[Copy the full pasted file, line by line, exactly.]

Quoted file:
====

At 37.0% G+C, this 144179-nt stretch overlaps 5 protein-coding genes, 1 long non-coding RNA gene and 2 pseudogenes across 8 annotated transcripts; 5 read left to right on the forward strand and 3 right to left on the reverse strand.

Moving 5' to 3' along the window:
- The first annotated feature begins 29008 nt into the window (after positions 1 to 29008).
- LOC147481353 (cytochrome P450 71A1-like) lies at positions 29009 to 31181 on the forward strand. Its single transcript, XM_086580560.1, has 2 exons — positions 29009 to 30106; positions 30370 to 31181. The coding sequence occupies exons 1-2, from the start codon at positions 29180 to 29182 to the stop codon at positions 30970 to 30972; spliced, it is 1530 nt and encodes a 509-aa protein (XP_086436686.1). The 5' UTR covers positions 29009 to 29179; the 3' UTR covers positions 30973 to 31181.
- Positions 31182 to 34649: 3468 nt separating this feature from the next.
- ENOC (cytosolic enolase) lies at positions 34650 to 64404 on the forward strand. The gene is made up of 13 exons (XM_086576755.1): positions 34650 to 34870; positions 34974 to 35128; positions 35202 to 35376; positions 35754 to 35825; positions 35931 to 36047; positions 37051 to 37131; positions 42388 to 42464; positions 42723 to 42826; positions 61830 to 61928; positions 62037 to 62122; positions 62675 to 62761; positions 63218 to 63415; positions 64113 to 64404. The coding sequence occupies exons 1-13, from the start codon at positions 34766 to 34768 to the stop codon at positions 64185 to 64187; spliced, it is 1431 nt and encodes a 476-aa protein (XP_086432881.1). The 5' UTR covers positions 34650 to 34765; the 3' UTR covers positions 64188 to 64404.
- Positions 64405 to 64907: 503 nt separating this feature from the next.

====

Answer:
At 37.0% G+C, this 144179-nt stretch overlaps 5 protein-coding genes, 1 long non-coding RNA gene and 2 pseudogenes across 8 annotated transcripts; 5 read left to right on the forward strand and 3 right to left on the reverse strand.

Moving 5' to 3' along the window:
- The first annotated feature begins 29008 nt into the window (after positions 1 to 29008).
- LOC147481353 (cytochrome P450 71A1-like) lies at positions 29009 to 31181 on the forward strand. Its single transcript, XM_086580560.1, has 2 exons — positions 29009 to 30106; positions 30370 to 31181. The coding sequence occupies exons 1-2, from the start codon at positions 29180 to 29182 to the stop codon at positions 30970 to 30972; spliced, it is 1530 nt and encodes a 509-aa protein (XP_086436686.1). The 5' UTR covers positions 29009 to 29179; the 3' UTR covers positions 30973 to 31181.
- Positions 31182 to 34649: 3468 nt separating this feature from the next.
- ENOC (cytosolic enolase) lies at positions 34650 to 64404 on the forward strand. The gene is made up of 13 exons (XM_086576755.1): positions 34650 to 34870; positions 34974 to 35128; positions 35202 to 35376; positions 35754 to 35825; positions 35931 to 36047; positions 37051 to 37131; positions 42388 to 42464; positions 42723 to 42826; positions 61830 to 61928; positions 62037 to 62122; positions 62675 to 62761; positions 63218 to 63415; positions 64113 to 64404. The coding sequence occupies exons 1-13, from the start codon at positions 34766 to 34768 to the stop codon at positions 64185 to 64187; spliced, it is 1431 nt and encodes a 476-aa protein (XP_086432881.1). The 5' UTR covers positions 34650 to 34765; the 3' UTR covers positions 64188 to 64404.
- Positions 64405 to 64907: 503 nt separating this feature from the next.